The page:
LECTURE 1 Recap on Vocab: ________ – the study of heredity and variation Heredity – ___________________________________ Variation – differences between individuals Understand which major discoveries underpin recent developments in genetics 1600-1850 _______ – (epigenesis) egg differentiates into adult structures over time - Aka development Pasteur – (spontaneous generation) living organisms do not derive from non- living components _______ – (evolution) _______ ____ ____________, with _______ _________ as the driver of change - Variation in a population - Competition for _______ - Advantages over others 1600-1850 ________ and “unit factors” – predictable patterns of inheritance: random segregation, assortment • Chromosomal theory – _____________________________________________________ - process of ________ and _______ • Transmission Genetics – _____________________________________________ - chromosome and pedigree analysis Q: Who determined that DNA was the carrier of genetic info? What was believed previously? A: Avery at Al. – People believed previously that proteins were the carriers of genetic info Q: What about Watson and Crick? A: Watson and Crick discovered that DNA was organized as a double helix with a phosphate backbone and nucleotide pairing rules (___ goes with T, and ___ goes with G) Describe relationships between components of the central dogma; contrast DNA, RNA, and proteins. THE CENTRAL DOGMA DNA ______________ ____________ ________________ Translation (Matching Vocab) A. Allele B. Genotype C. Gene D. Genome E. Phenotype F. G. 1. __________ how a person’s genotype interacts with environmental factors (observable/physical characteristics) H. 2. __________ section of DNA that codes for RNA to make proteins, which in turn make us I. 3. __________ an entire haploid set of chromosomes aka what it takes to build an entire organism (“blueprint”) all of the chromosomes in the nucleus of a cell J. 4. __________ simple combination of the alleles at a locus K. 5. __________ different forms or variants of a gene L. M. PROTEINS N. Definition: the end products of ________ _____________ O. P. Remember: All _______________ are proteins but not all proteins are _______________! Q. R. Q: What is Sickle Cell Anemia? S. A: Sickle Cell Anemia is a disorder that arises from a mutant gene which produces a mutant protein that alters phenotype. The mutation is __________________, which is a single nucleotide change that leads to a different amino acid, and a ß-globin protein T. U. Recall the series of advances that were possible following the development of recombinant DNA. V. RECOMBINANT DNA W. Q: Explain DNA cloning. X. A: _________________ cut DNA at specific nucleotide sites, then ___________ (plasmids) take up the DNA fragments from the restriction enzymes. After that, ___________________, such as bacteria, take up the vector. As the bacteria colony grows, clones are made. Y. Z. Q: What are “Model Organisms” and their characteristics? AA. A: Model organisms are a diverse set of organisms that can be well understood from a scientific standpoint based on these characteristics: 1. ______________________ AB. 2. _______________________________ AC. 3. ______________________________________ AD. AE. BIOTECHNOLOGY AF. AG. ___________________________ - crop plant resistance (to insect herbivores, viruses, etc), nutrient enhancement, milk production, etc.. - controversy: o engineered traits might “escape” into wild relatives o patents on genes/living organisms is not OK AH. AI. ___________________________ - rapid screening of disease-associated alleles - determine risk of developing (or having a child with) a genetic disorder - develop individual-based therapy, based on observed expression of genes (e.g., in cancer cells). AJ. AK. NEW FIELDS AL. A. Genomics B. Proteomics C. Bioinformatics AM. AN. 1. __________ identify proteins present in a cell at a given time/location; modifications and interactions AO. 2. __________ filtering and analyses of very large genetic datasets; software development AP.3. __________ structure and function of genomes (all of the DNA carried in an organism), often comparative AQ. AR. LECTURE 2 AS. Know the terminology (cells, chromosomes, etc.) AT. Cell Structure and Genetic Function A. Nucleus B. Organelles C. Cytoplasm D. Cytoskeleton AU. AV.1. __________ colloidal matrix AW. 2. __________ mitochondria, ER, centriole, chloroplast AX. 3. __________ houses DNA AY.4. __________ lattice of tubules and filaments AZ. BA. In the Nucleus A. Chromatin B. Chromosomes C. Nucleolus BB. BC. 1. ___________ where ribosomal RNA (rRNA) is made and where ribosomal subunits are initially built BD. 2. ___________ loosely or uncoiled DNA that is unattached from histone; present when cells are NOT dividing BE. 3. ___________ condensed (super coiled) DNA with discrete structures, able to be seen just before and during mitosis and meiosis, otherwise they are more loosely packed BF. BG. In the Cytoplasm A. Smooth Endoplasmic Reticulum (SER) B. Rough Endoplasmic Reticulum (RER) C. Mitochondria D. Chloroplasts E. Centrioles BH. BI.1. __________ maternally inherited organelle in charge of oxidative respiration (make ATP); its chromosomes live outside of the nucleus (no heterozygous or homozygous copies of genes because they are haploid/diploid; “Powerhouse of cell” BJ.2. __________ sites of biochemical reactions such as fatty acid and phospholipid synthesis BK. 3. __________ involved in photosynthesis in all plants, algae, and some protozoa (but not all cells) BL. 4. __________ site of biochemical reactions such as translation and covered in ribosomes BM. 5. __________ used in mitosis and meiosis – in charge of the organization of spindle fibers which attach to and move chromosomes BN. BO. Explaining Chromsomes BP.• When present as sister chromatids (2 chromatids), chromosomes have a _____________ used for __________ BQ. • _________ – DNA that may or may not be transcribed or translated BR. BS. BT. BU. BV. BW. BX. BY. BZ. CA. CB. CC. CD. CE. CF.Homologous Chromosomes CG. • All members of a species have the same number of ____________ per somatic cell CH. • Occur in pairs, 1 from the maternal and 1 from the paternal parent; matching _______, ____________, and __________________ CI.• Sex chromosomes (although dissimilar) still behave as ___________. CJ. CK. Karyotype CL. • Humans: - Diploid (2n) # = _________ - Haploid (n) # = __________ CM. CN. Understand the function of mitosis CO. Mitosis CP.• genetic continuity between generations of cells CQ. • Parent and daughter cells have __________________ CR. Function of mitosis: replacing skin and hair cells; growing CS. CT. Describe steps involved in mitosis CU. CV. Regular Function: CW. • ________ – cells performing normal function (ex: blood cells carrying O2) CX. • ________ – non-dividing cells withdrawn from the cycle heading towards duplication; continue carrying out normal function CY.• ________ – where DNA replication takes place CZ. • ________ – similar to G1; cell is still performing normally but form of chromosomes has been altered. DA. DB. Mitotic Division (PMAT) DC. Q: What happens in Mitosis, Prophase? DD. A: ___________ move to pole and organize microtubules and spindle fibers, _________________ breaks, and ________________ are visible as pairs of genetically identical sister chromatids DE. DF. Q: What happens in Mitosis, Metaphase? DG. A: Chromosomes migrate to the central axis and then align along the metaphase plate - Sister chromatids pulled apart in the ___________ direction DH. DI.Q: What happens in Mitosis, Anaphase? DJ.A: Sister chromatids separate and migrate to opposite poles, separated sisters = ______________. Daughter cells will get ___________ sets of chromosomes DK. DL. Q: What happens in Mitosis, Telophase? DM. A: Cytoplasm starts to divide (cytokinesis), chromosomes uncoil back to diffuse chromatin, __________________ reforms, and _________________ disappear. DN. Order of Regular function and Mitosis: DO. Interphase 1. _________ 2. G0 3. _________ 4. G2 DP. Mitosis 1. Prophase 2. ___________ 3. ___________ 4. ___________ DQ. DR. LECTURE 3 DS. Mitosis Recap 1. Starts with _____________ (2n =4) 2. __________ – main events: chromosomes condense, nuclear envelope degenerates, chromosomes move to opposite sides and lay down spindle fibers 3. __________ – 4 chromosomes each consisting of a pair of sister chromatids line up in middle 4. __________ and __________ – creates 2 new diploid (___) daughter cells DT. DU. Describe Steps involved in Meiosis DV. DW. Function of Meiosis: DX. • Continuity between generations of cells DY.• Reduces number of chromosomes by ½: diploid –> haploid DZ. • Passes genetic material from parent to offspring EA. • Fusing ½ of each parent DNA allows them to reform to create the next generation’s makeup EB. EC. • Meiotic cell cycle involves ONE ______________________ and TWO _________________ - PMAT I and PMAT II ED. A. Prophase I B. Metaphase I C. Anaphase I D. Telophase I E. Prophase II F. Metaphase II G. Anaphase II H. Telophase II EE. EF. EG. 1. ___________ – Chromosomes mostly visible, homologous chromosomes pair up (synapse) together, ________________ from physical contact between chromatid of one chromosome with the chromatid of another chromosome allows for crossing over - synapsed homologs have how many chromatids? ________ 2. ___________ – chromosomes migrate and align in middle; equational division starts 3. ___________ – tetrads pulled apart (one pair of _____________ to each pole), poles now have random mix of maternal and paternal sister chromatids that have been previously modified by crossing over 4. ___________ – starts with 2 separate daughter cells from meiosis I; chromosomes condense, centrioles move to opposite poles, spindle fibers laid down; no pairing of homologous chromosomes so no ____________; chromosomes in each cell have already been duplicated (are now a pair of sister chromatids) 5. ___________ – 1 division (___________) ends here; nuclear membrane forms around chromosome sets at each pole, cytoplasm begins to pinch; interphase occurs briefly after without DNA replication 6. ___________ – chromosomes migrate and align in middle; reductional division starts 7. ___________ – 2nddivision (___________) ends here; cytoplasm is divided, nuclear membrane reforms; ultimately 4 haploid cells (gametes), each with different genetic makeup, are produced from single meiotic cycle 8. ___________ – dyads pulled apart (one __________ to each pole); poles now have random mix of chromatids from each chromosome; each full (hapoloid) set of the genome EH. EI.Contrast Mitosis vs. Meiosis EJ. ** See class handout ** EK. EL. LECTURE 4 EM. Contrast spermatogenesis v. oogenesis EN. Spermatogenesis EO. • General procedure of meiosis EP. EQ. Male Gamete Production ER. • Starts with ______________________________ (spermatogonium) ES. • Becomes an enlarged primary spermatocyte, which undergoes 1 (______________) meiotic division ET.• _____________________ undergoes 2 ndmeiotic division EU. • each make 2 haploid spermatids that develop into motile sperm = total of 4 _________ sperm EV. EW. Oogenesis EX. Female Gamete Production EY.• Starts from ____________, which enlarges to become the primary oocyte - primary oocyte then splits during ____________ EZ. FA.• Daughter cells of the primary oocyte receive equal _________________, but unequal _____________ (cellular volume) st nd - the cell that gets the least is called either the 1 or 2 _______________ and does not continue through the process of oogenesis FB. • The cell that gets more cytoplasm is either called the _____________ (after 1 division) or ______________ (after 2ddivision) FC. • Oocytes that get shorted cytoplasm do not become eggs FD. • Just ___________________ (egg) produced per meiotic cycle FE. FF. Sperm v. Egg Production FG. • Initially start off similar – diploid parent cell undergoes growth and maturation FH. • End of first division (reductional): - first polar body in oogenesis - 2 daughter cells as secondary spermatocytes in spermatogenesis FI. • A single ovum produced at end of oogenesis vs. 4 haploid sperm at end of spermatogenesis - haploid gametes produced are genetically different from parent cell FJ. FK. Spontaneous DNA Mutations FL.Usually caused by rare erros during DNA replication, at low, on-going “background rates” like a slow ticking clock FM. • Most mutations are _________ (such as in non-coding DNA so there is no phenotypic effect) FN. • Most mutations in coding regions are detrimental, only some are beneficial - most common outcome: production of an allelic variant that does not function as well as original DNA FO. FP.Q: What are the different Mutations in Protein-Coding genes? FQ. A: __________ – change in a codon and in its amino acid –> changes amino acid/protein and ____________ – change in a codon that creates a premature STOP codon so protein synthesis is terminated FR. FS. Q: What could create new allelic variants that did not previously exist? FT.A: Crossing over between parts of homologous chromosomes in ______________ because it creates “mosaic-like” chromsomes FU. FV.Q: What is independent (random) assortment? FW. A: This is the ultimate outcome of meiosis because each haploid gamete is not a clone of its diploid parent. FX. FY. Q: Why is it important to know about sickle-cell anemia when learning about genetics? FZ. A: Sickle cell anemia is caused by a single DNA substitution, which causes a mutant protein to be produced, which in turn alters the phenotype of an individual, effecting his or her red blood cells. GA. GB. Q: What is the difference between a population and a gene pool GC. A: ______________ – group of individuals living together that have capacity to interbreed and can also compete for limited resources; ______________ – total number of allelic variants of a gene that exist within a particular group of individuals GD. GE. LECTURE 5 GF. Understand Mendel’s 4 Postulates GG. Q: Who was Gregor Mendel? GH. A: A monk who experimented with pea plants while working in a monastery garden – discovered units of inheritance by observing similarities in ______________ between one generation to the next without any knowledge of _________________________ GI. GJ.Q: What traits did he observe were encoded in the same gene? GK. A: flower color, position of flower, seed color, seed shape, pod shape, pod color, and stem length. Pea plants are a great model organism because they are easy to cross, fast growing, and have observable traits GL. GM. Q: What does “true breeding” mean? GN. A: This means that the individuals were homozygous for a gene GO. GP. Monohybrid Cross GQ. • Mating between individuals that differ in ________ trait GR. • P1 – parentals – true breeding green or true breeding yellow (RR ast rr) - F1 – stgeneration offspring –> ______ % yellow (all Rr) - F2 – 1 generation crossed with each other –> ______ % yellow, _______ % green (RR, rr, and Rr) o _________ ratio o – things that pass unchanged from one generation to the next, and determine the phenotype that is expressed GS. GT. Mendel’s First 3 postulates GU. 1. ________ of a gene: occur in pairs in an individual; only applies to diploid organisms (including peas) GV. 2. ________________ : one phenotype dominates over the other (not true of all genes) GW. 3. ________________ : during meiosis, chromosomes on which alleles reside separate and go to different gametes randomly GX. GY. Use a Punnett Square for Mono- and Di-hybrid crosses GZ. HA. Q: If a cross between P1 resulted in an F1 generation of all heterozygotes, what will the F2 generation look like genotypically and phenotypically? HB. A: genotypic ratio = 1:2:1 and phenotypic ratio = 3:1 (See Punnett Squares Below) HC. HD. HE. Punnett Squares Practice A.F1 HF. HG. Cr. P1 B.D C.d D osD Cro s ss E.__ F. __ HJ.____D.DK. HId _ _____ _ _ H.__ I. __ G. d _ _ HL. HN. HM. _____ ___ d HO. HP. Dihybrid Cross • Simultaneously follow inheritance of 2 phenotypic characters • Generates an expected phenotypic ratio 9:3:3:1 HQ. HR. yellow, round X green, wrinkled HS. HT. HU. HV. HW. F1 HX. All yellow, round HY. HZ. IA. IB. F1 X F1 IC. yellow, round X yellow round ID. IE. IF. IG. IH. 9/16 yellow, round 3/16 green, round II.3/16 yellow, wrinkled 1/16 green, wrinkled IJ. IK. IL. • As in monohybrid cross, more genotypes than phenotypes • Here, 9 genotypes underlie the 4 phenotypes GGWW, GGWw, GgWW, GgWw, GGww, Ggww, ggWW, ggWw, ggww • 9:3:3:1 ratio requires that 2 traits are fully independent • fig 37 IM. IN. IO. IP. Extend Principles of Independent Asortment into three-trait crosses, suing the forked line method IQ. Forked Line Method (Phenotypes) IR. IS. IT. round (3/4) yellow, round IU. 3/4 X 3/4 = 0.57 (9/16) IV. yellow IW.¾ IX. wrinkled (1/4) yellow, wrinkled IY. 3/4 X 1/4 = 0.19 (3/16) IZ. JA. JB. JC. round (3/4) green, round JD. 1/4 X 3/4 = 0.19 (3/16) JE.green JF. 1/4 JG. wrinkled (1/4) green, wrinkled JH. 1/4 X 1/4 = 0.06 (1/16) JI. JJ. JK. LECTURE 6 JL. Mendel’s 4th Postulate JM.• ______________: different phenotype traits are inherited independently of one another JN.• The 2 alleles of one gene have an equal chance of segregating with either 2 alleles at another gene JO.• Need a min. of 2 different genes, each with 2 alleles JP. JQ.What about a trihybrid cross? JR.• identical processes of segregation and independent assortment apply to 3 (or more) traits JS.• Punnet Sqare with 64 boxes (crikey!), or forked line method (http://www.youtube.com/watch?v=nBTX2h2GYYw) JT. • Based on laws of probability and relationships between expected phenotypic ratios JU. JV.Expectations v. Observations JW. • We can calculate expected phenotypic ratios from Mendel’s principals (segregation, independent assortment) JX.• …and we can make observations of phenotypic ratios from experimental crosses JY.• Next, we need a way to assess the “fit” between observed v. expected ratios (i.e, equivalent or not?) JZ. KA. Recap: Mendel’s Postulates KB. 1. Alleles of a gene occur in __________. KC. 2. _________/__________ : one phenotype dominates KD. 3. _________________: during meiosis, alleles of a gene separate and go to different gametes randomly KE. 4. ____________________ : different phenotypic traits are inherited independently of one another KF.- rule or inference only possible following experiments that follow the inheritance of 2 different phenotypes separately such as pod color and pod shape KG. KH. • If we want to assess whether Mendelian rules of inheritance are true, we need a sufficient number of observations to really assess that - why larger sample sizes converge on true answer better than small sample sizes KI. KJ. Perform Chi-Squared Analyses, Determine P-values, and interpret them with respect to a null hypothesis KK. Testing Mendel’s Principles KL. • Assuming dominant/recessive, we can test for ___________________ and _______________ _____________________. KM. • A dihybrid cross needs a larger sample size than monohybrid because there are more combinations of phenotypes KN. KO. Q: What is your null hypothesis when performing chi-square analyses KP.A: The null hypothesis would be whatever ratios you would get under Mendelian principles (Monohybrid: 3:1 genotype; Dihybrid: 9:3:3:1 genotype) - you either ____________ your null hypothesis or _______ ____ __________ (never accept a null hypothesis for Mendelian X^2 Analyses) KQ. KR. Q: What is the Chi-Square equation? KS. A: X^2 = ∑((o – e)^2 / e) where ____ represents observed and ______ represents expected KT. KU. Q: How do you find your degrees of freedom? KV. A: Count the number of classes (ex: round, wrinkled, etc.) and subtract by 1 (n – 1) KW. KX. Q: How do you use a chi square look up table? KY.A: After you determine your chi-square number and your degrees of freedom number, look at the given table (FIG 3-10) and find which row represents your degrees of freedom. If your df=1, look on the first row, etc. Next, find where your X^2 value would fall on that row. If the P value above that is _____________ 5%, or 0.05, reject the null hypothesis because this means that there is less than 5% chance of obtaining observed data when the null hypothesis is true (aka we start to think that there may be other factors such as crossing over and independent assortment messing up the data) KZ. LA. Q: You mean to accept the null hypothesis when your p value is > 5% (p > 0.05) LB. A: NO!! This is when you would “Fail to reject” the null hypothesis LC. LD.Using a X^2 test “look up graph” LE.• Chi square of 0.53 •locate area on X axis where 0.53 occurs LF.• Df = 1 •diagonal lines represent degrees of freedom values LG.• Find 0.53 on xaxis, draw line up to df 1 diagonal line LH.• Cut across to y axis; provides estimate of pvalue LI. FIG 310 LJ. LK.Reasons for Rejecting a Null Hypothesis (P<0.05) LL. • One or more of the underlying assumptions do not hold: LM. 1)dominance/recessiveness, 2) segregation, and 3) independent assortment LN. LO. LP. LECTURE 7 LQ. Use Pedigrees to Infer Mode of Inheritance of a Trait LR. Pedigrees LS. • __________________ – is the phenotype of interest dominant or recessive? Is it an autosomal or X-linked chromosome? - Recorded histories of family trees - Circles are females, squares are males, diamond for unkown sex - Shade shape if individual is expressing a phenotype (ex: albino) - Parents are unrelated – ________ line - Related parents – _________ line - Numbers – represent _______________ LT. LU. Pedigree Analysis LV.• Key point – ususally does not provide same level of certainty as carefully designed _______________________ LW. • Larger pedigrees allow _________ inferences to be made by providing greater confidence in __________ of ______________. LX. • Multiple pedigrees _______________________. LY. LZ. Modification of Mendelian Ratios Ch. 4 MA. After Mendel: MB. Research started to focus on traits that do not follow the simple Mendelian model MC. • Although the basic mechanism of inheritance is the same, other assumptions did not always hold - Some traits are influenced by more than one gene - Can also be influenced by the environment - Maybe dominant/recessive doesn’t have same effect such as when occurring in the MD. heterozygous form ME. MF. • _______________ – the (often dominant) allele carried by the most common phenotype in a population (common and usually dominant) MG. • ___________ is the source of new genetic variants (mutant alleles) and are more rare MH. MI. MJ.More Genotype Notation MK. • Capital letter alleles don’t have to represent dominance only; they could also represent a ________________ allele (e.g. as D+) ML. • Also don’t always have to represent with one alleles (e.g., the Wr allele) which can also be separated by a slash (e.g. Wr+/Wg MM. MN. 1. Single-Locus Phenomena MO. - single locus/gene and one gene is controlling a specific trait MP. - departures from Mendelian genotypic ratios MQ. MR. Incomplete Dominance MS. • Offspring’s phenotype is an ______________________ of the parents (think calico cats) MT. • In a monohybrid cross, each of 3 genotypes (homozygous dominant, heterozygous, homozygous recessive) yields a ___________________________. MU. • Expected phenotypic and genotypic ratios = ____________ MV. MW. Co-Dominance MX. • Offspring’s phenotype is different form the 2 parents, ___________________ - Joint expression of both alleles in ___________ - Expected genotypic and phenotypic ratios in monohybrid cross = 1:2:1 MY. MZ. Multiple Alleles NA. • Strictly a population-level phenomenon NB. • Ex: Human ABO blood group – controlled by a single autosomal locus with 3 alleles (I^A, I^B, and I^O) - 3 alleles = ________ possible diploid genotypes NC. ND. • These 6 genotypes yield 4 alternative phenoytpes - A&B is _______ dominant to O but _______________ to each other 1 AO or AA – _______ is expressed 2 AB – both expressed 3 BO or BB – _______ is expressed 4 OO – neither A nor B expressed NE. NF.Recessive Lethal Alleles NG. • Selective disadvantage (or advantage) of a given allele causes deviation from Mendelian ratios NH. • Some ___________________ can be tolerated by ______________, but ot _____________ NI. • ____________________: individuals that are homozygous for the recessive allele have a short life expectancy •sometimes a single copy of the recessive allele is enough to cause problems NJ. NK. Agouti has complex inheritance NL.• This locus affects two traits (hair color and embryonic development); dominance/recessiveness switches • The yellow allele (AY) is a lethal recessive (AY/AY is never seen – embryos die before birth) 1 homozygotes with that genotype die very young 2 • AY is dominant with respect to coat color (AY/A survives but has an unusual yellow coat) • The dual action of this locus on survival and coat color cause __________________ from Mendelian ratios 1 we know from a series of crosses that if we cross a pair of agouti mice (AA X AA), all offspring will show the agouti color, and therefore they all survive. 2 NM. yellow (AAY) X yellow (AAY) = _____ yellow and _____ agouti, the survivors (the other 1/3 die due to detrimental homozygote genotype so you do not account for these in ratios) NN. NO. agouti (AA) X yellow (AAY) = ½ agouti and ½ yellow (all survive) NP. NQ. NR. Dominant Lethal Alleles NS. • ____________________: degeneration of nerve cells in the brain, caused by a run of “CAG” repeat, chromosome 4. NT.• Usually late onset (around 40 years) in heterozygotes NU. • Alleles can persist in a population when carrier individuals survive long enough to reproduce. NV. NW. Q: So, Why has Huntington’s diseas not been weeded out of the genepool? NX. A: because of those who are heterozygous for the trait have a later onset and can mate before showing signs or symptoms. NY. NZ.Genes on Sex Chromosomes OA. • __________: compared to autosomal genes, those on the Xchromosome have unique inheritance OB. • ___________________ only has ONE copy (e.g. XY males, in mammals) OC. OD. Xlinkage and Drosophila White eyes OE. OF. SexLimited Traits OG. • Autosomal genes that act differently in sexes OH. • e.g., feathers of male and female chickens, where a certain phenotype found only in one of the sexes • Hormones determine expression OI. OJ.SexInfluenced Traits OK. • Autosomal genes that act differently in sexes, but the phenotype is not limited to only one of the sexes J. M. P. OL.ex: baldness K. N. Q. OM. L. G O. F R. M ON. e e a OO. n m l OP. OQ. ot a e OR. y l p e OS. e OT. OU. S. U. W. OV. TBB V. B X. B a a OW. l l OX. d d OY. OZ. Y. AA. AC. PA. Z. B AB. b Not AD. PB. Bald PC. PD. • Mitochondria and Chloroplasts have their AE. AG. AI. own proteincoding genes, so can affect AJ.N phenotype AF.b AH. o b Not t PE.• Since they are haploid and uniparentally inherited, ___________ follow basic Mendelian Principles PF. PG. LECTURE 8 PH. 2. Locus-by-locus interactions PI. PJ. Physical Linkage - A form of ___________________________ - Two genes that occur closely on the same chromosome will have alleles hthat exhibit ____________ because they tend to be inherited as a single unit - Probability of crossing over to separate the 2 is possible but not very likely PK. PL.Locus-By-Locus Interactions PM. • Many phenotypic traits are controlled by more than one gene PN. • interactions among genes and their products can be direct: - In some cases, alleles at one locus __________ the expression of alleles at another (epistasis) - __________________ are masked by an epistatic locus PO. PP.Epistasis: The Bombay Phenotype PQ. • The single locus that determines human ABO blood type can be impacted by a second locus, ___________ - the recessive allele at ____________ causes individuals that are AA, BB, or AB to express the O blood phenotype - ABO blood group are the _________________ alleles and that locus is the ___________ locus PR. Ch. 5 –> Sex Determination and Sex Chromosomes PS. PT. Sexual Differentiation • sex chromosomes are the location of many (but not all) sex determining genes • mechanisms of sex-determination are _______________ among eukaryotes (not just ‘XY’ vs. ‘XX’) • differences between males (♂) and females (♀) (sexual dimorphism) are separated into 2 classes: PU. 1. ___________: gonads only PV. 2. _____________: other traits related to gender PW. PX. Homo- vs. Heterogametic • the ________________ (XY) has a pair of dissimilar sex chromosomes (vs. ___________________(XX)) • human males make _____________________ (some with X, others with Y) that determine sex of offspring PY. • ______________________: failure of the X chromosomes to segregate properly during meiosis PZ. QA. Q: What (usually) determines the sex of a human embryo? QB. A: presence v. absence of the Y chromosome QC. QD. ____________________________: paring and synapse/ recombination; rest of the Y (male-specific region) has no counterparts on the X QE. QF. Q: What acts as a “switch” for expression of other genes? QG. A: ___________: (where other 74 genes are) contains genes, incl. sex-determining region Y (SRY)* present in all (male) mammals - SRY codes for the testis-determining factor (TDF) protein, a ‘switch’ for expression of other genes - SRY has a large effect by either facilitating or preventing transcription or translation of other genes QH. QI.Dosage Compensation • females have the potential to produce 2x as much protein encoded by X-linked genes than males • _______________________ mechanisms balance out the expression of X- linked genes - _____________ : inactivated X in diploid cells of females, visible during mitotic interphase QJ. QK. • Mechanism in silencing the other X chromosome is usually by _______________ - that X chromosome is never going to express any of its genes - this way, each gender has an equal amount of genes - Early on both chromosomes contribute to gene expression until one is silenced QL. QM. Lyon Hypothesis • one X chromosome per ___________ cell is randomly ___________ during embryonic development • ________________ have the same X inactivated as their parent cell, but not all parent cells are the same QN. QO. Temperature Dependent sex Determination QP. • Not like that across tree of life – sex may not even be genetically determined QQ. - Most common in reptiles that incupation temp sets the path whehter indivudual will be male or female QR.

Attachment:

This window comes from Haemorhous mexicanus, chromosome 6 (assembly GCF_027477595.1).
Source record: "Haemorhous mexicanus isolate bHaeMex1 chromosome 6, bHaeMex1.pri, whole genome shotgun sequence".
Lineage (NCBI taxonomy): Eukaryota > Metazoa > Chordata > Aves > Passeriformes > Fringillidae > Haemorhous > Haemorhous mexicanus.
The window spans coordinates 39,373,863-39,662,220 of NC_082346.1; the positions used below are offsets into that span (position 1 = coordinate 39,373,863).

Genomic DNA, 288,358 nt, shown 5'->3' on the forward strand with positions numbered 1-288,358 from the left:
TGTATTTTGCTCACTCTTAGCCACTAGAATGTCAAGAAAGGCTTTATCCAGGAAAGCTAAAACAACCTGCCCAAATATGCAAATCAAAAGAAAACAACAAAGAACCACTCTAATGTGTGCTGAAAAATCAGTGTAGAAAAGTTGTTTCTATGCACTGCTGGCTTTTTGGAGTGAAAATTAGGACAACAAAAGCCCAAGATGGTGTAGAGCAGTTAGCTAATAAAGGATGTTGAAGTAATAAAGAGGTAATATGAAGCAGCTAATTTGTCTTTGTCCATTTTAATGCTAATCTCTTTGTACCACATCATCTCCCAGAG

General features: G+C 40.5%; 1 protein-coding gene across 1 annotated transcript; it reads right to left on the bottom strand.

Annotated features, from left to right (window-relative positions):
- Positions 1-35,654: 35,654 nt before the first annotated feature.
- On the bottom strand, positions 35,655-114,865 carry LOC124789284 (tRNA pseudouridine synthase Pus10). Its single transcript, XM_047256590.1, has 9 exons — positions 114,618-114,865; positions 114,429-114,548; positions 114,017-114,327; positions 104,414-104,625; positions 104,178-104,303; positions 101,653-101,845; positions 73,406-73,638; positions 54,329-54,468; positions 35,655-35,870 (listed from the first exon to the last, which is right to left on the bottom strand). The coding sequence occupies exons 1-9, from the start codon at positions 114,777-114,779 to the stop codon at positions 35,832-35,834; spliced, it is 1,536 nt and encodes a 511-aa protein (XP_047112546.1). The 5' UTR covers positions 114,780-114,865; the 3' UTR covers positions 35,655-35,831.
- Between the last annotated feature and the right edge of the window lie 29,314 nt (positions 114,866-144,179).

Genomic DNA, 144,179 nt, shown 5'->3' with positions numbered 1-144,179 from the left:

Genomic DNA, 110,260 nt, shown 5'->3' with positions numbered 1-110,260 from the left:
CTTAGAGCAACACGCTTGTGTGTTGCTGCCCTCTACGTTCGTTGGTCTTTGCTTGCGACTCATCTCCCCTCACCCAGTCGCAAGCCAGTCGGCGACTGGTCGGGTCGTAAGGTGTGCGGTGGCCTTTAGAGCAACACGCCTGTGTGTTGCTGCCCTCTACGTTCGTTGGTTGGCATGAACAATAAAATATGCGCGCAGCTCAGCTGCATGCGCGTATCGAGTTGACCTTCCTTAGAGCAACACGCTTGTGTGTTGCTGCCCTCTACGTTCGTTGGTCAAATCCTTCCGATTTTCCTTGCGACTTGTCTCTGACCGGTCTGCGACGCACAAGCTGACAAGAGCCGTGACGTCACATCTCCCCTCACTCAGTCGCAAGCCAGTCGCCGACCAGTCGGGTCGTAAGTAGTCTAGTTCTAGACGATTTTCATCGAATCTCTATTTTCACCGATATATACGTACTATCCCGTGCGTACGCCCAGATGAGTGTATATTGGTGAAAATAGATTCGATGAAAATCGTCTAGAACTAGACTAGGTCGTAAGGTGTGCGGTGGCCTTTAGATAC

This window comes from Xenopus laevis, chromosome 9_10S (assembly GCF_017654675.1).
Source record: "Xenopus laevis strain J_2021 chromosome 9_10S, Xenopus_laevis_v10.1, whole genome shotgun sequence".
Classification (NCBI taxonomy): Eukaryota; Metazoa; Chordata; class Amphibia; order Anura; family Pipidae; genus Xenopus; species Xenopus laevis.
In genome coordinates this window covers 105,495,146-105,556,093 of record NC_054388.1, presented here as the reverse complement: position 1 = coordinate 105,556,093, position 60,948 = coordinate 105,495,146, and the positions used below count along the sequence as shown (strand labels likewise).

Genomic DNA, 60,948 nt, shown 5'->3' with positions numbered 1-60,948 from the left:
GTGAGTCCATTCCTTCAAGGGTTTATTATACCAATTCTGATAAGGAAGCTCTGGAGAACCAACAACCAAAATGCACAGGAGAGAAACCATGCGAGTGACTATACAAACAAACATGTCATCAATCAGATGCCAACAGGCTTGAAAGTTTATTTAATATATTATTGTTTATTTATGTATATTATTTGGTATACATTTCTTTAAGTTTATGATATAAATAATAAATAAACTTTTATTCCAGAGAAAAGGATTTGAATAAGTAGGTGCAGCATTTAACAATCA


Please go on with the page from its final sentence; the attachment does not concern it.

Are you sure you want to buy this material for
You're already Subscribed!
Looks like you've already subscribed to StudySoup, you won't need to purchase another subscription to get this material. To access this material simply click 'View Full Document'